Jeremy Quastel is widely recognized as one of the top probabilists in the world, having made major advances in the fields of hydrodynamic theory, stochastic partial differential equations, and integrable probability. He is particularly recognized for a series of ground-breaking works during the last ten years related to the Kardar-Parisi-Zhang (KPZ) equation and the wider class of random growth models conjectured to share the same long-time, large-scale limit (the so-called KPZ universality class). He proved a 25 year old conjecture from physics about the scaling exponents for the KPZ equation, as well as computing an exact formula for its one-point distribution. He demonstrated that the KPZ equation is universal in that it arises as a scaling limit of a wide variety of non-linear stochastic partial differential equations of Hamilton-Jacobi type. Most recently, he constructed and computed transition probabilities for the 'KPZ fixed point' Markov process, which should be the universal long-time limit of all models in the KPZ universality class. Among his earlier contributions, Quastel derived the incompressible Navier-Stokes equation from a class of interacting particle systems, derived equations for the behaviour of the internal diffusion-limited-aggregation model, and proved a conjecture about the speed of the traveling front for the stochastic Fisher-Kolmogorov-Petrovsky-Piskunov equation, which models branching diffusion processes.

For the profound impact of his work, Quastel has been recognized as a Fellow of the Royal Society of Canada (2016), and was the recipient of a Killam Research Fellowship (2013). He delivered an invited address at the 2010 International Congress of Mathematicians in Hyderabad India.

Jeremy Quastel received his Ph.D. from the Courant Institute in 1990. After six years at the University of California, Davis, he moved to his present position at the University of Toronto in 1998.

Dana Randall was born in New York City. She is the Director of the Algorithms and Randomness Center, ADVANCE Professor of Computing and Adjunct Professor at the School of Mathematics - Georgia Institute of Technology.

She obtained her A.B. in Mathematics at Harvard University (1988) and her Ph.D. in Computer Science at the University of California at Berkeley (1994). Her fields of interest are Theoretical Computer Science, Randomized Algorithms, Combinatorics, Stochastic Processes, Simulations of Physical Systems. The primary focus of her work is the design and analysis of efficient sampling algorithms based on Markov chains.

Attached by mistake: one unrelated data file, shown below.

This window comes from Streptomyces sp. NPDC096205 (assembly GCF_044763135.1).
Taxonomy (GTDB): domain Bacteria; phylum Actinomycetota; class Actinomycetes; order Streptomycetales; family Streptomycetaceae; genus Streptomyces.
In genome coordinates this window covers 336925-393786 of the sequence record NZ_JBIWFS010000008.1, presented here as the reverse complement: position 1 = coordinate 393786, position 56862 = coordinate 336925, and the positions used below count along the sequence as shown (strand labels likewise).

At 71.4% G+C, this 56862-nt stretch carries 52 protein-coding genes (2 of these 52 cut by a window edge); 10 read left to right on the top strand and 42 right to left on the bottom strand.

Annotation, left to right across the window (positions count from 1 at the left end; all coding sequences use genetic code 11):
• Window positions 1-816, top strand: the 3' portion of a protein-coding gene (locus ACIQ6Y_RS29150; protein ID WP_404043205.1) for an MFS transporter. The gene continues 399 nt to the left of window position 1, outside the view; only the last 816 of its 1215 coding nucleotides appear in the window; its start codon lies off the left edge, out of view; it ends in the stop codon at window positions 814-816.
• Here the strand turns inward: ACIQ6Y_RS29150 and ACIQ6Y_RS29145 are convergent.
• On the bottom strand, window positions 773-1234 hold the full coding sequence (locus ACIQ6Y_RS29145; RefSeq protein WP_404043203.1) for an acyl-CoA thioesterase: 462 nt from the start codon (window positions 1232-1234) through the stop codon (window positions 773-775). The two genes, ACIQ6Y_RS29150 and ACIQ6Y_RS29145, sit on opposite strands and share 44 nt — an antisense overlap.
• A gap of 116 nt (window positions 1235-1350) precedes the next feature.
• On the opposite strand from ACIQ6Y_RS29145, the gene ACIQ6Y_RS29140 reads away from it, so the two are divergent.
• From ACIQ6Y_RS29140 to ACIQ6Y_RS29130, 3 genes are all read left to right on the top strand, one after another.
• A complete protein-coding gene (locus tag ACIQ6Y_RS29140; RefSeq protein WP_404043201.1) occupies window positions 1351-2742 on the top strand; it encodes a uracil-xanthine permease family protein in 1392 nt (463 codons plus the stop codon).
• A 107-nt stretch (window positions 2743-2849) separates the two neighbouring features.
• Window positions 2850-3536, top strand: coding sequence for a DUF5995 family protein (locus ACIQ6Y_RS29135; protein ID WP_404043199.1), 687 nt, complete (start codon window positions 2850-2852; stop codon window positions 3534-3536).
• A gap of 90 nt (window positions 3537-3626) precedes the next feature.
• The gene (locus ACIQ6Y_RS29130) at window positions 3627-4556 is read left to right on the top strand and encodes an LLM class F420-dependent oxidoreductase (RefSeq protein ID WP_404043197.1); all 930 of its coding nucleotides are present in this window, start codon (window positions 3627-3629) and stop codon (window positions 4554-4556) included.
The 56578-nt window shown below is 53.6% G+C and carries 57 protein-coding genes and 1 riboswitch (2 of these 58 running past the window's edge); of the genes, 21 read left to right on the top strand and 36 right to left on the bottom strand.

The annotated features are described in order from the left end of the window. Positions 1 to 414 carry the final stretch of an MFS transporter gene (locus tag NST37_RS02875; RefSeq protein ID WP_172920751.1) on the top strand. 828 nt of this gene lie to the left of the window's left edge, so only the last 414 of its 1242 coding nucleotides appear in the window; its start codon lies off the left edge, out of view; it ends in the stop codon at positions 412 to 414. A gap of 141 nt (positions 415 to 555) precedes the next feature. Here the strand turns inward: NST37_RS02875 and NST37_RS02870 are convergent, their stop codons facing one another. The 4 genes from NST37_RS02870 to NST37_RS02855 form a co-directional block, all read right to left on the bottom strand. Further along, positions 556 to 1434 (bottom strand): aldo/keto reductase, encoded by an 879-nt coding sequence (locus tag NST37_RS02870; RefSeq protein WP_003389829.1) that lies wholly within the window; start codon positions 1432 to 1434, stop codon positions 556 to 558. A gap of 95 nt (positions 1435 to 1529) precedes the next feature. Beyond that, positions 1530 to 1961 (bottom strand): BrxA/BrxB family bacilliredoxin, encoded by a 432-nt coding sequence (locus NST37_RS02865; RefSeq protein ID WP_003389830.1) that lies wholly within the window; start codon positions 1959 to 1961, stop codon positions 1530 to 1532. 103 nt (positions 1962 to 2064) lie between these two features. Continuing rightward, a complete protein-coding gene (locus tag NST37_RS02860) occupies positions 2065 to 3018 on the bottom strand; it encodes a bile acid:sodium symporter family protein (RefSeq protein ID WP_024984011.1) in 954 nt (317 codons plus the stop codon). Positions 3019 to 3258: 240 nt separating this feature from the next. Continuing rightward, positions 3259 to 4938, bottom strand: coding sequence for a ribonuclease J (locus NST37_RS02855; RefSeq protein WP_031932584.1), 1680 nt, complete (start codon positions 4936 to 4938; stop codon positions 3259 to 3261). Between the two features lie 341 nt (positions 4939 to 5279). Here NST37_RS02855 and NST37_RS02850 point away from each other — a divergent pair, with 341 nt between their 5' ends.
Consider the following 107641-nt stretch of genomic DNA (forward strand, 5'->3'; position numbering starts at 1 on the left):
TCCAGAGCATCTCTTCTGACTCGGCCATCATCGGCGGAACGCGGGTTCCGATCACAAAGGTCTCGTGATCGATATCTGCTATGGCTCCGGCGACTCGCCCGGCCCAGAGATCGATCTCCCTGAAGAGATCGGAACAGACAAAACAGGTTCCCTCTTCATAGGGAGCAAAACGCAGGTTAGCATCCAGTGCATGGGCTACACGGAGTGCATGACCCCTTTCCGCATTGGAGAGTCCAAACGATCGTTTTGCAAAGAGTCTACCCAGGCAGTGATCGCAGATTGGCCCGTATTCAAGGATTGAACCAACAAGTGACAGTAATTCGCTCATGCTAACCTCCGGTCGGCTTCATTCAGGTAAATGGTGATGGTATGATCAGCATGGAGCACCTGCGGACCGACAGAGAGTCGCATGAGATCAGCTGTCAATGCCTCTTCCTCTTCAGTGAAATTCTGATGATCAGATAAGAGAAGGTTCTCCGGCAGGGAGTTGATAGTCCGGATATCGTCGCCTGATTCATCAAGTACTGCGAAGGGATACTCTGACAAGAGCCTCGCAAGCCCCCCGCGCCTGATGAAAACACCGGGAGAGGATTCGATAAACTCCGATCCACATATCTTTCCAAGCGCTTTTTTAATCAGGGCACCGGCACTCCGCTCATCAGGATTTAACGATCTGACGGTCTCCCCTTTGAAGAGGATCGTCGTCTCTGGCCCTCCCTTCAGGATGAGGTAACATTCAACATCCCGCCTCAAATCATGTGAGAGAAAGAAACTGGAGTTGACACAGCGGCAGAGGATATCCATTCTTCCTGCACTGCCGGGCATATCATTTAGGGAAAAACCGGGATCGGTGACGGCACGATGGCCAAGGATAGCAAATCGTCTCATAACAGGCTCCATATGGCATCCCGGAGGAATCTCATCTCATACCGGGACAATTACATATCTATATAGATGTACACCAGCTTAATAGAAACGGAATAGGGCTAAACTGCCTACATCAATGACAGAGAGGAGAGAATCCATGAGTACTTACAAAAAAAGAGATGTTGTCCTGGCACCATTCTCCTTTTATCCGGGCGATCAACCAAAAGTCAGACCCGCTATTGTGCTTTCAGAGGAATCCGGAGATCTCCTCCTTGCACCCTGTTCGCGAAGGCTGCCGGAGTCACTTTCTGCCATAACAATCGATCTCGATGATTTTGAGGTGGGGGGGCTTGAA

In 2012 she became a fellow of the American Mathematical Society and in 2007 was named a National Associate of the National Academies. She has served on the editorial boards of the Annals of Applied Probability, the SIAM Journal on Discrete Mathematics and the Theory of Computing. She chaired of the program committee for the ACM/SIAM Symposium on Discrete Algorithms in 2011 and will co-chair the SIAM Conference on Discrete Mathematics in Atlanta, June 2016. At Georgia Tech, she is currently co-directing the strategic initiative in data engineering and science.

Professor Nicolai Reshetikhin is a full professor at the Department of Mathematics at University of California, Berkeley. He is also a full professor at the Korteweg-de Vries Institute for Mathematics at the University of Amsterdam, and a member of the steering committee of the Centre for Quantum Geometry of Moduli Spaces at Aarhus University. After receiving his PhD from Leningrad University in 1984, Reshetikin held positions at Steklov Mathematical Institute and at Harvard University, before moving to the University of Berkeley in 1991. His groundbreaking research lies at the nexus of several branches of mathematics and mathematical physics, including quantum field theory, low-dimensional topology, and statistical mechanics. He was one of two founding editors of the European Mathematical Society journal Quantum Topology.

Reshetikhin is a Fellow of the Danish Royal Academy of Sciences and Letters and a 2015 Simons Fellow in Mathematics. Other recognitions of Reshetikhin's fundamental contributions to mathematical research include a Sloan Fellowship, a Humboldt Research Award, a Niels Bohr Visiting Professorship, a plenary lecture at the 1994 International Congress of Mathematical Physics, two invited lectures at the International Congress of Mathematicians (a sectional lecture in 1990, and a plenary lecture in 2010), and a plenary lecture at the 2008 European Congress of Mathematicians.